Jill Penton-Browne talks once again to Hilary Spronken about the frustrations—and satisfactions —of raising her handicapped daughter in France.
“Sometimes,” Hilary Spronken tells me, with a wry smile, “you just say: why me?” She recalls asking that for the first time just over five years ago when she took her daughter Cassandra to the Lenval Children’s Hospital in Nice. “We’d realised that at four and a half months she was developing very slowly and so we had her looked at. It didn’t take long for them to come up with the answer: she had hemiplegia—a form of cerebral palsy—which meant she might never walk or talk normally. You can imagine—that’s a terrible thing to be told, and even now five years later, when she has made such enormous progress, you get great waves of despair. But you have to buckle down and face up to the reality.”
In practice, what did that mean? “Well, as with any child you’re largely on your own at the beginning. I had to devote myself one hundred per cent to Cassandra and it was tough. First, psychologically. I’d planned to return to work pretty quickly—I’d had executive jobs—but I realised that would be impossible, and that my daily routine would be caring for a handicapped child. That was physically hard, too. With Cassandra’s motor difficulties I had to lug her about a lot. On top of that, when we got the final diagnosis I was already pregnant with my younger child, Xavier, and that meant further anxieties. As I think I said the first time we talked, it’s the isolation that gets to you. I’ve got a very strong marriage but our families on both sides are quite far away—in Woking and Maastricht, to be precise—so we have to get on with things ourselves most of the time.”
But what sort of support do Cassandra and her family get from official agencies? “That’s a crucial point. As the pediatricians made clear to us from the start, it was essential that her motor and speech skills should undergo the maximum possible development in the early years. We’ve worked hard at it and now she’s got Xavier’s input as well but obviously her formal education is very important.” So how’s that going? “In some ways we’re very pleased, I have to say, but it’s a constant battle with the administration. Before Cassandra was able to start school we had to attend a subcommittee of the Commission d’éducation spéciale to decide what was best for her. They concluded she could go to the ordinary maternelle which sounded great. I’d make two points about that: First, she’s got impaired speech but she’s mentally normal and second, at the commission and in all other dealings with the administration, I had the advantage of very good French. Without the language it would’ve been very hard.”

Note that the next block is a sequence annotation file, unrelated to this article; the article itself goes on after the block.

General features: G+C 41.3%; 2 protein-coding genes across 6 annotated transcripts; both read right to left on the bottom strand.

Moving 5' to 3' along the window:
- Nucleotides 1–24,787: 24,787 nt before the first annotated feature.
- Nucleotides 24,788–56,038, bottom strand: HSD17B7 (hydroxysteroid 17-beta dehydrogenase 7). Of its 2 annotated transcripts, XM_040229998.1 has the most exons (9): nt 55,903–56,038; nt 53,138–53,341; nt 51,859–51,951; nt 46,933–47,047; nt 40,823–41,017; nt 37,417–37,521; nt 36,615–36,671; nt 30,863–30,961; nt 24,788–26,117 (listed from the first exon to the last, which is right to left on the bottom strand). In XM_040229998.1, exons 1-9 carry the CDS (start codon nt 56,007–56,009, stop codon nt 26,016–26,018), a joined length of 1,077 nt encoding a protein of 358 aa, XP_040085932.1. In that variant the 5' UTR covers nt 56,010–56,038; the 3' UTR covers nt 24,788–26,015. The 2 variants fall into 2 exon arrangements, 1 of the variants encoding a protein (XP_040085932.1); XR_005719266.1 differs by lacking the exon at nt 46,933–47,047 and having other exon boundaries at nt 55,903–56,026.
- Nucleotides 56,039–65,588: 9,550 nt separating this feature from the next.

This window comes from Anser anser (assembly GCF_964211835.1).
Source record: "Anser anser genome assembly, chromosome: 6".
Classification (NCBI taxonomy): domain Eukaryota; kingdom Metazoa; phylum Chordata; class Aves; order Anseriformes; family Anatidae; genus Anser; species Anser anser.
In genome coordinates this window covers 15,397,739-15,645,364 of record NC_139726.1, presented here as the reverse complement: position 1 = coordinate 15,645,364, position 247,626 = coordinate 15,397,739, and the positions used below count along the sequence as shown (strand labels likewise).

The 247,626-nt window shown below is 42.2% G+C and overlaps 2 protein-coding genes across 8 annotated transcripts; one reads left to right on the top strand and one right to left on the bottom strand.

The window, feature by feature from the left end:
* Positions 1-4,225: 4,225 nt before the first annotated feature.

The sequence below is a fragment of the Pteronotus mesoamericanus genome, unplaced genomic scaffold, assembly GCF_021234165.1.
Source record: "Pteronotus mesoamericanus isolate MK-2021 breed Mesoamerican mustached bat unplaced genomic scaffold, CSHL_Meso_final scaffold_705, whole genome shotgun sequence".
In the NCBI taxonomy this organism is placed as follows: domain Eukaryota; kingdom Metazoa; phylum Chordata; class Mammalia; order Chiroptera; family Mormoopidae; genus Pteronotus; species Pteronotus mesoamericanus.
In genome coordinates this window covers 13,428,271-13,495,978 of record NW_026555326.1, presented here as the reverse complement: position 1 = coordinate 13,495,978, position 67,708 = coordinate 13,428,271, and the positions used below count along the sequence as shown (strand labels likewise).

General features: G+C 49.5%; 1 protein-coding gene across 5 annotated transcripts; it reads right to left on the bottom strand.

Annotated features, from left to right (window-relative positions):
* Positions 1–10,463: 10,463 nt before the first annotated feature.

“Medical and educational people have mostly been very good. The first snag came with the former mayor of our village who was totally unsympathetic and only seemed to care about the additional cost involved in providing for a handicapped child, and additional cost there is. Whereas a normal child can go to the maternelle all day, Cassandra has only been able to attend when there’s une aide éducatrice present to look after her special needs. Unhappily, these assistants aren’t available as much as they should be and until recently she has only been able to go to school on a very part-time basis, which means she has lost quite a lot of schooling, and that she can’t afford to do. I suppose that’s what’s so frustrating for me—the commission take their responsibilities very seriously and listen to the neurologist, the physio, the speech therapist, the teacher and me, but there just isn’t enough cash to carry out the decisions properly. At the beginning of the year I was told that she could only go to the maternelle for 71/2 days a month, rather than the normal 16 days. I realised I had to do something. To be frank, I made myself a nuisance. I talked to everyone who could possibly be useful and I made the case for Cassandra to go to a school in Menton specifically intended for children fragilisés par la maladie. It paid off. A few weeks ago I was called back to the commission where I was told she could go to that school—and full time. This could make all the difference to her development.”
Apart from these problems with schooling, how is Cassandra getting on? “At six she’s a small person like any child of her age. She’s got the disadvantages of her condition but we see her growing all the time and that’s very satisfying. Xavier—he’s four now—is wonderful with her, protective and understanding and he’s playing a big part in her development.” And what about other people? “Some are sympathetic, sensitive, others aren’t. What we hope, of course, is that when she moves into the primary school she’ll get on well with other children and above all not be overwhelmed by a sense of being different.” And how has Hilary’s attitude evolved over the past five years? “One thing that has helped is contact with other parents of handicapped children. After that first article back in 1999 and an interview I did on Riviera Radio with Mark Dezzani I heard from several people. I’m still in touch with most of them. As my situation and Cassandra’s change, I’d be happy to get into contact via the magazine with other people who think they have something in common with us.”
From Reporter Issue 94